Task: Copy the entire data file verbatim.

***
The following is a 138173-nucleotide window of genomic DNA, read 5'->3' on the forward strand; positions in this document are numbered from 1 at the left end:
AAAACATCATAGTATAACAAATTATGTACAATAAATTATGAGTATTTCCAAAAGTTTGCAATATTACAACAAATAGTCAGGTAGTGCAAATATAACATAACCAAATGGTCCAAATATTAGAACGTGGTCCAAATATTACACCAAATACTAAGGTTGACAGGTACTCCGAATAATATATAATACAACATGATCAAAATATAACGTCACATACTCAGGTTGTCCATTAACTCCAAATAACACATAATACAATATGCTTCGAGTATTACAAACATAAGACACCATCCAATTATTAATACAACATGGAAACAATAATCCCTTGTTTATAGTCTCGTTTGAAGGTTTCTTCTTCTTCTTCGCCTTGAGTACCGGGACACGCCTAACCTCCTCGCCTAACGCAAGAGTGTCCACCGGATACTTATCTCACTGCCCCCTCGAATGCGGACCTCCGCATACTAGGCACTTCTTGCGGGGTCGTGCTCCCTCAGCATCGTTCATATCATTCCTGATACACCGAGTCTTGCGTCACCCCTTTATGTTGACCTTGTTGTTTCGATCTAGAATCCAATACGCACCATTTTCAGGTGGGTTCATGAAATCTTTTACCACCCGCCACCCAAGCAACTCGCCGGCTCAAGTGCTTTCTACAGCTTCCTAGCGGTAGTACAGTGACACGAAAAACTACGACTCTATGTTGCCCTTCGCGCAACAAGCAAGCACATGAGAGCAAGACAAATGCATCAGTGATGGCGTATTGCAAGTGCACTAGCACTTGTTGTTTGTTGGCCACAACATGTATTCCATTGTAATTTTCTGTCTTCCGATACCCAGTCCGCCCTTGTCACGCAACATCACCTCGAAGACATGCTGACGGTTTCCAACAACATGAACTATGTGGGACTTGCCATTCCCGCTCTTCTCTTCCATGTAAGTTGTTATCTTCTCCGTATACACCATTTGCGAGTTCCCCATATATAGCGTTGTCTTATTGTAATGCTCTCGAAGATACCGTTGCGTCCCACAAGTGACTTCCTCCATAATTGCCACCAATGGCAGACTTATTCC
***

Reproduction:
The following is a 138173-nucleotide window of genomic DNA, read 5'->3' on the forward strand; positions in this document are numbered from 1 at the left end:
AAAACATCATAGTATAACAAATTATGTACAATAAATTATGAGTATTTCCAAAAGTTTGCAATATTACAACAAATAGTCAGGTAGTGCAAATATAACATAACCAAATGGTCCAAATATTAGAACGTGGTCCAAATATTACACCAAATACTAAGGTTGACAGGTACTCCGAATAATATATAATACAACATGATCAAAATATAACGTCACATACTCAGGTTGTCCATTAACTCCAAATAACACATAATACAATATGCTTCGAGTATTACAAACATAAGACACCATCCAATTATTAATACAACATGGAAACAATAATCCCTTGTTTATAGTCTCGTTTGAAGGTTTCTTCTTCTTCTTCGCCTTGAGTACCGGGACACGCCTAACCTCCTCGCCTAACGCAAGAGTGTCCACCGGATACTTATCTCACTGCCCCCTCGAATGCGGACCTCCGCATACTAGGCACTTCTTGCGGGGTCGTGCTCCCTCAGCATCGTTCATATCATTCCTGATACACCGAGTCTTGCGTCACCCCTTTATGTTGACCTTGTTGTTTCGATCTAGAATCCAATACGCACCATTTTCAGGTGGGTTCATGAAATCTTTTACCACCCGCCACCCAAGCAACTCGCCGGCTCAAGTGCTTTCTACAGCTTCCTAGCGGTAGTACAGTGACACGAAAAACTACGACTCTATGTTGCCCTTCGCGCAACAAGCAAGCACATGAGAGCAAGACAAATGCATCAGTGATGGCGTATTGCAAGTGCACTAGCACTTGTTGTTTGTTGGCCACAACATGTATTCCATTGTAATTTTCTGTCTTCCGATACCCAGTCCGCCCTTGTCACGCAACATCACCTCGAAGACATGCTGACGGTTTCCAACAACATGAACTATGTGGGACTTGCCATTCCCGCTCTTCTCTTCCATGTAAGTTGTTATCTTCTCCGTATACACCATTTGCGAGTTCCCCATATATAGCGTTGTCTTATTGTAATGCTCTCGAAGATACCGTTGCGTCCCACAAGTGACTTCCTCCATAATTGCCACCAATGGCAGACTTATTCC